Denmark's Brainreader announced the launch of software to detect changes in the volume of 45 substructures of the brain from an MRI scan to diagnosis neurological conditions like Alzheimer's disease, epilepsy and depression.
Neuroreader compares its findings of patient's brain volumes to those in an FDA-cleared database within a few minutes, the company says.
The analysis can be carried out by radiologists manually over a period of hours. Brainreader aims to automate the process, making it faster and thus accessible to more patients. The service is available to hospitals on a pay-per-use or subscription basis.
"Brain scans are typically analyzed visually by radiologists in what can be a time-consuming process, especially when changes in brain volume are slight," said Brainreader founder and chief technology officer Jamila Ahdidan, in a statement. "When looking for changes as small as hundredths of a millimeter, a software-driven analysis allows for these tiny changes to be detected in minutes."
The most importance structure of the brain for diagnosis using the volume-based methodology is the hippocampus.
"Recent publications have offered some of the first evidence for functional, sustained improvement in neurodegenerative conditions, and the ability to quantitate multiple brain region volumes reproducibly and longitudinally will be critical as therapeutic programs are being refined. Neuroreader is perfectly suited for this," said Dr. Dale Bredesen, professor of neurology at UCLA, in a statement.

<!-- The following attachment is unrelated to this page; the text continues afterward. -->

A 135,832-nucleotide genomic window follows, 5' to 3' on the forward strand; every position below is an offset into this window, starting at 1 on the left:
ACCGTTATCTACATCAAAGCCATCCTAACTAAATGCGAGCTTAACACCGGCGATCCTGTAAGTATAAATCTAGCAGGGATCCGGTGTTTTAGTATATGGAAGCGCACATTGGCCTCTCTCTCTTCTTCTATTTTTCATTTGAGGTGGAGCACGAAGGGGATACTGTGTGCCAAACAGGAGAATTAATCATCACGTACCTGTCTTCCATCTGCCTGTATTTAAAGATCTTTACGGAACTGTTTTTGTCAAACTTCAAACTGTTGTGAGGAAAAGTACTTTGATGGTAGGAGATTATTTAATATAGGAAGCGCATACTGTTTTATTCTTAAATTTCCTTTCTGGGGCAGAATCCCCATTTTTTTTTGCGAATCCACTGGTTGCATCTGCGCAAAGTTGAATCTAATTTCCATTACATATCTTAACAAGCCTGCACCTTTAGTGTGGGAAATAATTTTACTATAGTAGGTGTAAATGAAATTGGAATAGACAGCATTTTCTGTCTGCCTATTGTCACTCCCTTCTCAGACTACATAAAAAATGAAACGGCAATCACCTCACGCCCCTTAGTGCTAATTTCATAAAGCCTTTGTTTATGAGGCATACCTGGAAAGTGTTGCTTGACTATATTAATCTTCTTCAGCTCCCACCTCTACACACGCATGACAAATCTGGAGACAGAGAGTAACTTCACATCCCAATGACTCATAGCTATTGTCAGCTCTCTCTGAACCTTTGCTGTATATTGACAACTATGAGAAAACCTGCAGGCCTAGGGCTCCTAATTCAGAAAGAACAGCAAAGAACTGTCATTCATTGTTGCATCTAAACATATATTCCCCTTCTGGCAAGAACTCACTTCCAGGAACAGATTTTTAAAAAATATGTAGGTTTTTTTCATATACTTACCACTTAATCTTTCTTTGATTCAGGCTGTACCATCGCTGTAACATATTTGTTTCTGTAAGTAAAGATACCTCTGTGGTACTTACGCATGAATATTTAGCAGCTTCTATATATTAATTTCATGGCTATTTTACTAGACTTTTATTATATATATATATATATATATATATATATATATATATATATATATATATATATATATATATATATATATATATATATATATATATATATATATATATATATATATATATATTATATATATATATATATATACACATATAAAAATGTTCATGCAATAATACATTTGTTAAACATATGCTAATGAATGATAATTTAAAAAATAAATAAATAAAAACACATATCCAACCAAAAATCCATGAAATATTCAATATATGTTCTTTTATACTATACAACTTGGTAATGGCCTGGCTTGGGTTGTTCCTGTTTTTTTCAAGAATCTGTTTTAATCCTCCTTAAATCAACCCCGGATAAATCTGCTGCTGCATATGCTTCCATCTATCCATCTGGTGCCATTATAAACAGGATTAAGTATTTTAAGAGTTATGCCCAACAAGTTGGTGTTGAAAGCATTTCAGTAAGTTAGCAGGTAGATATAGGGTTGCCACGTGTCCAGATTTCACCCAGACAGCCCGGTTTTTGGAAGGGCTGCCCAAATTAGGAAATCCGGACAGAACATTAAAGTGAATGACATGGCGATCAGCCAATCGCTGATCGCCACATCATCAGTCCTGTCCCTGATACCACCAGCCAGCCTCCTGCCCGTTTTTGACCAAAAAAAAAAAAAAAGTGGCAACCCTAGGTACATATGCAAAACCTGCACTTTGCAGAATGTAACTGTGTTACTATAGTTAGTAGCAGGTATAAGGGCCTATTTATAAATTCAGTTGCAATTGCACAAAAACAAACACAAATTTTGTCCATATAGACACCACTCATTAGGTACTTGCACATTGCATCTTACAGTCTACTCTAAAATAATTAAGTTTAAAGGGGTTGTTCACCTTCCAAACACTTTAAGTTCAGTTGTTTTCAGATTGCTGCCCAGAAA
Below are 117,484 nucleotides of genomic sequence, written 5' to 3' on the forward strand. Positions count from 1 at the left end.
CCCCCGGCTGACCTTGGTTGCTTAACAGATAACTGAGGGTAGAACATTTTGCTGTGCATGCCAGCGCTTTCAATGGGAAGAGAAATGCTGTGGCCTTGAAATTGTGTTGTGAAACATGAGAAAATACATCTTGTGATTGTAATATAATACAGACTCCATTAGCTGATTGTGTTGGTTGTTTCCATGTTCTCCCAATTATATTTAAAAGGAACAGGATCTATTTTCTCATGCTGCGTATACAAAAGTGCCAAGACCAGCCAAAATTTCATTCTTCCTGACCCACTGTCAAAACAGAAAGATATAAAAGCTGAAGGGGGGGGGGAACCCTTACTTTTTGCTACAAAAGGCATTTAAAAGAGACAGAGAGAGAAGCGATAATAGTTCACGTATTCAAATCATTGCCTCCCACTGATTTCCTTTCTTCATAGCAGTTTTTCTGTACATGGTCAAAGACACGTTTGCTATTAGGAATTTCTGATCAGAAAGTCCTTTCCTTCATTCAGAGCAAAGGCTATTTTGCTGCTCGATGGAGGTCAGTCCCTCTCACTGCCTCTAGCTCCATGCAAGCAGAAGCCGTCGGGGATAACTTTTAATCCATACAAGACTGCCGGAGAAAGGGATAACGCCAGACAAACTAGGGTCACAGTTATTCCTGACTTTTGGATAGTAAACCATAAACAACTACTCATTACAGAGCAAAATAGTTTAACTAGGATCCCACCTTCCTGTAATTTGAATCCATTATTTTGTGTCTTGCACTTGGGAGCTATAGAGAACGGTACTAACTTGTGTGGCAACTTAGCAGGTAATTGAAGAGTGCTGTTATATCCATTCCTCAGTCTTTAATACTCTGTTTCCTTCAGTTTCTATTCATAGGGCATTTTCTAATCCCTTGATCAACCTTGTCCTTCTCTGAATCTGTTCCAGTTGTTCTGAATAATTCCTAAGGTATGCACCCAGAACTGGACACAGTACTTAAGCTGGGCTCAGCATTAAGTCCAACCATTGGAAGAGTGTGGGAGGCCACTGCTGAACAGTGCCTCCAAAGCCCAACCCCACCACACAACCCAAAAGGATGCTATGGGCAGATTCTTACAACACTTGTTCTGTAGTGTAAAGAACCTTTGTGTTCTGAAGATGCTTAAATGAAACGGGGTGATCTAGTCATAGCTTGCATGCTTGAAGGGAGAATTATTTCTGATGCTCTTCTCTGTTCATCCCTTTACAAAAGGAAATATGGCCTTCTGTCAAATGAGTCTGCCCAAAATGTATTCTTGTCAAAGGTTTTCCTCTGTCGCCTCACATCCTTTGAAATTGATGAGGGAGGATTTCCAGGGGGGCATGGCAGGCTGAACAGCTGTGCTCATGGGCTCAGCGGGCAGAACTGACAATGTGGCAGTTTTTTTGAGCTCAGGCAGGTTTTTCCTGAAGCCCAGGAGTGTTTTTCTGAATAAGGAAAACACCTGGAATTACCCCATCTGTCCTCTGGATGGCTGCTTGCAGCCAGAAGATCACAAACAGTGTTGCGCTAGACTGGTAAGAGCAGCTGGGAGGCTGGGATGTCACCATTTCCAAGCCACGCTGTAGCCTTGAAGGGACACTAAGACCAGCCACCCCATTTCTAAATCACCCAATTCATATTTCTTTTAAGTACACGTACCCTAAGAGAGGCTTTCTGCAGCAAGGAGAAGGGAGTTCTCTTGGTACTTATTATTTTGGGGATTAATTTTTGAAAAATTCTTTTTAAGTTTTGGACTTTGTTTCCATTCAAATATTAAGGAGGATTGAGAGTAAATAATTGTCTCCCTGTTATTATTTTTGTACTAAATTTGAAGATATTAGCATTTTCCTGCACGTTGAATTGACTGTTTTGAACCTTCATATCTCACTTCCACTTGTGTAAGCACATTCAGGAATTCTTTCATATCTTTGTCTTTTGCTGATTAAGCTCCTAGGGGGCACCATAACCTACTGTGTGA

The company appears very similar to Fierce 15 member CorTechs Labs. The company boasts partnerships with a plethora of imaging industry bigwigs. Last year it signed a joint-marketing agreement with GE Healthcare ($GE) on an MRI scanning solution used in conjunction with CorTechs's NeuroQuant. CEO Guri Stark said the collaboration allows GE scanners to install the software with the push of a button.
Stark predicted competitors were on the horizon, specifically from Europe. But he welcomes the new entrant, saying at the time, "I use Elon Musk's philosophy. When somebody asked him why he shares his intellectual property, he said 'If I'm the only company trying to increase awareness of electric cars, it'll be a very small market.'"
- read the release
Special Report: FierceMedicalDevices' 2014 Fierce 15 - CorTechs Labs